New England LOVES crew. There are so many colleges and clubs on the Charles River,  Lake Quinsigamond, the Mystic River, and the Merrimack River in Massachusetts. Many private and boarding schools have crew programs as well. Groton School rows on the Nashua River which is near where we run with Mizpah. The Head of the Charles is a huge event here in the fall, and in the spring there are many prestigious sprint races on Quinsig.

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Alumni Crew Race!

I went to Worcester Polytechnic Institute in Worcester MA and was a member of the women’s crew team for all 4 years. We had a fall and a spring season, and it was the best thing I did in college. I started rowing the summer after my junior year of high school during a week long camp. Up until then, I had been playing tennis and competitively Irish Step Dancing annnnnnd my knees had just had it. I have patella femoral syndrome. Its really common in women who sorta grew really fast causing their hip/knee angle to be off. Basically my kneecap tracks diagonally, outside to inside, so there can be swelling & pain. My orthopedic dr did crew and actually suggested I do it in order to strengthen my quads. That summer, I fell in love with rowing at a camp at Northeastern University. Senior year I drove myself to CRI on the Charles 3 days a week after school to row with a program. College crew wasn’t something I randomly found at the activities fair during orientation, it was something that I looked forward to my entire senior year.

My senior year, I was captain of the crew team with my best friend. She was in my sorority, we studied abroad in Thailand our junior year together, and spent soooo many hours together for crew, we practically shared a brain. She passed away in 2008 from a heart problem. She just died in her sleep, very peacefully. My world was rocked, I was devastated. Those first two years out of college, we went to races together, supporting our team as alumni. We raced in the alumni race, hung out after for the cookout and then headed to campus for the rest of the homecoming activities.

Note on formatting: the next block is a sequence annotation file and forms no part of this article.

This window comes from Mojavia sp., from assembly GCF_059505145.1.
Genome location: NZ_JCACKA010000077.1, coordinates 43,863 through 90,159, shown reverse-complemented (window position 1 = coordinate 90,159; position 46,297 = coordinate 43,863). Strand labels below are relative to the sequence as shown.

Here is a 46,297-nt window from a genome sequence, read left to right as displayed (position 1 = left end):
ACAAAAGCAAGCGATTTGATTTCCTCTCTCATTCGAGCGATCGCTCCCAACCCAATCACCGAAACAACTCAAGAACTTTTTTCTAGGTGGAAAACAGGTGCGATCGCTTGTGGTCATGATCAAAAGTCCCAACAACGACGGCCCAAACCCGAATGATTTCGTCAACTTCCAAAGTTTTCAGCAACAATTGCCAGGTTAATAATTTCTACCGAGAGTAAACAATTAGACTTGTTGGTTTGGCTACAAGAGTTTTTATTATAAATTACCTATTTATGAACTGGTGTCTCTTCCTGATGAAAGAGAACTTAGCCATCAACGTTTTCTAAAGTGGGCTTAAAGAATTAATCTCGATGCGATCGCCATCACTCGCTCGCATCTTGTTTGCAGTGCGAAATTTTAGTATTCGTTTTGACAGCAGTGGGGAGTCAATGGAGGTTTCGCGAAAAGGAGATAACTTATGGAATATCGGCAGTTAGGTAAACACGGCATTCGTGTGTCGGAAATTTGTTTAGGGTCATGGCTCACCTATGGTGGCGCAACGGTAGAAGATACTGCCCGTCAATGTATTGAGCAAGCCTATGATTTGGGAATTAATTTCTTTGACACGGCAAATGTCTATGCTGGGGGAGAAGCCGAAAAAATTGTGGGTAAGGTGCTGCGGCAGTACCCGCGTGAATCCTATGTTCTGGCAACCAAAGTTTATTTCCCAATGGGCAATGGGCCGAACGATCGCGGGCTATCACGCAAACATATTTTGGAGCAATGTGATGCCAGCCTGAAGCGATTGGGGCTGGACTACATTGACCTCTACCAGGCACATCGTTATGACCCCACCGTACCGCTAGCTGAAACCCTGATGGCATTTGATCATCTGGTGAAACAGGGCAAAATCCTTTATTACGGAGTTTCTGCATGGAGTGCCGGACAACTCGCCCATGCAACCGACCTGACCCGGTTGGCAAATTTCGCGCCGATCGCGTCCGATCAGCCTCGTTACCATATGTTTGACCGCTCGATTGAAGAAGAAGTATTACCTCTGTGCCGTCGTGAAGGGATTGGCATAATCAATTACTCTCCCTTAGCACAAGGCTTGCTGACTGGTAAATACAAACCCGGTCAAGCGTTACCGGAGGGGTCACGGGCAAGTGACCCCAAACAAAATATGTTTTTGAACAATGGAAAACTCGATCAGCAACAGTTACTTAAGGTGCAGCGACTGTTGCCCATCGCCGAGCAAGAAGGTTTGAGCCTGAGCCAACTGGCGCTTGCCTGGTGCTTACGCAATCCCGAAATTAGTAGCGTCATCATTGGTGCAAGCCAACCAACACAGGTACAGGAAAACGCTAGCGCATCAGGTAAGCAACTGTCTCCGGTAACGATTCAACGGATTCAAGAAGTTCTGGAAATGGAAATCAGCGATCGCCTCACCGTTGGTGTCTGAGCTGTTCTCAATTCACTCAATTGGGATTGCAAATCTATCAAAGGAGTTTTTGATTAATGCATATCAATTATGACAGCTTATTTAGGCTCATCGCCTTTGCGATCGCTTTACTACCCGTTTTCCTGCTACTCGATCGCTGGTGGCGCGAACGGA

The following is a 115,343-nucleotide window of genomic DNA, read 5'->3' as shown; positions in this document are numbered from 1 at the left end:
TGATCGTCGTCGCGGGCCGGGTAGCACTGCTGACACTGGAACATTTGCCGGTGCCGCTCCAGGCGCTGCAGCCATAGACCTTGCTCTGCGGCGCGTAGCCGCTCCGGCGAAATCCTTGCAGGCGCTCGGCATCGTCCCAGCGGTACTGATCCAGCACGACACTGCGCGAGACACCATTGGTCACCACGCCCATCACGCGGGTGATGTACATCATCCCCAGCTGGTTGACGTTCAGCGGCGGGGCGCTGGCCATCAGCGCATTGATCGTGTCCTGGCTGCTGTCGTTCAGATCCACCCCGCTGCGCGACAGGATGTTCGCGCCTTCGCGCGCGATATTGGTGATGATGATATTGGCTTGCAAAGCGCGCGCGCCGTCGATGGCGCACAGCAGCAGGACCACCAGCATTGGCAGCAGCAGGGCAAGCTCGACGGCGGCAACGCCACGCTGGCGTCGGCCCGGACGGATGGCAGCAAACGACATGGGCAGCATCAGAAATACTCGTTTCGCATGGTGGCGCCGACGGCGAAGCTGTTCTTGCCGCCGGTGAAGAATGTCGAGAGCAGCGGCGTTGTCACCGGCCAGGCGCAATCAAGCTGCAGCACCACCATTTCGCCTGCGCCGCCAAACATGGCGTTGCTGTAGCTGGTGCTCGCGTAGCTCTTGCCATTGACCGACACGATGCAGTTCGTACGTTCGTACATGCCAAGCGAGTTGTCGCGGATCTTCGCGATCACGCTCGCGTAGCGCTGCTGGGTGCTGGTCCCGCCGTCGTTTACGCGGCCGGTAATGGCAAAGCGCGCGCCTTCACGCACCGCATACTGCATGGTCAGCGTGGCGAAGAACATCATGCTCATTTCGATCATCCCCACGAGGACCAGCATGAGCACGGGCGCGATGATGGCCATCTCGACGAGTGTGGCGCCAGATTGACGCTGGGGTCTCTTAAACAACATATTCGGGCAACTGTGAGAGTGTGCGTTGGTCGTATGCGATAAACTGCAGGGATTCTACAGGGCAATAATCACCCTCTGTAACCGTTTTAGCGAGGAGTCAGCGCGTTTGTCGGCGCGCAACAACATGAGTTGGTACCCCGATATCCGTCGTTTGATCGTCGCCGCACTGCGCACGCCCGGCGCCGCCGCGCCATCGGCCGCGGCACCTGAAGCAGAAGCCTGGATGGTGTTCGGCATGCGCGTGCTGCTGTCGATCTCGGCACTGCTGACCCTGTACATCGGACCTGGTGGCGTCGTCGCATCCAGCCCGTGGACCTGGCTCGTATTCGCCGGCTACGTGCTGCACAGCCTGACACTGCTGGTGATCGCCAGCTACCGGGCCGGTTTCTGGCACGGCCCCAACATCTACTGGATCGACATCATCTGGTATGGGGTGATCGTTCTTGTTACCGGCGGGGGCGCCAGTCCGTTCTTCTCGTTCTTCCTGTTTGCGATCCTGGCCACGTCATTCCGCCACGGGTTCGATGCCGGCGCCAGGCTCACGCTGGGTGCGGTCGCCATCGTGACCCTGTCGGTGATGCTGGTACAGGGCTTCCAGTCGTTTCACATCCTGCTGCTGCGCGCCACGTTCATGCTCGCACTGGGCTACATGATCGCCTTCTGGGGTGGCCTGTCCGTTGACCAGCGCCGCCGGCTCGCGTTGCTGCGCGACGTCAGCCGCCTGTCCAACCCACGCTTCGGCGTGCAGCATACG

After she died though, I couldn’t bring myself to do it anymore. The loss of her was so pronounced at crew activities. When we fundraised enough money to buy a boat and name it after her, I went to the homecoming race as a spectator and went in to the dark boathouse to visit her boat like a grave. This year though, I got dragged into the alumni race. I didn’t even have clothes, but people had spandex and a tshirt for me to borrow. It was so fun. I still cried when my former coach along with my best friend’s family announced the amazing endowment in her name that states there will always be a boat named after her for WPI crew. Grief is a strange thing. It sharpens and fades, like changing the focus of a photo from the foreground to the background. I am going to watch some of my fellow alums race at the Head of the Charles this year. It has taken me a long time, but my feelings of loss and sadness are starting to fall to the background and I am able to love crew again.

Here are some pictures from the race. It was an awesome morning 🙂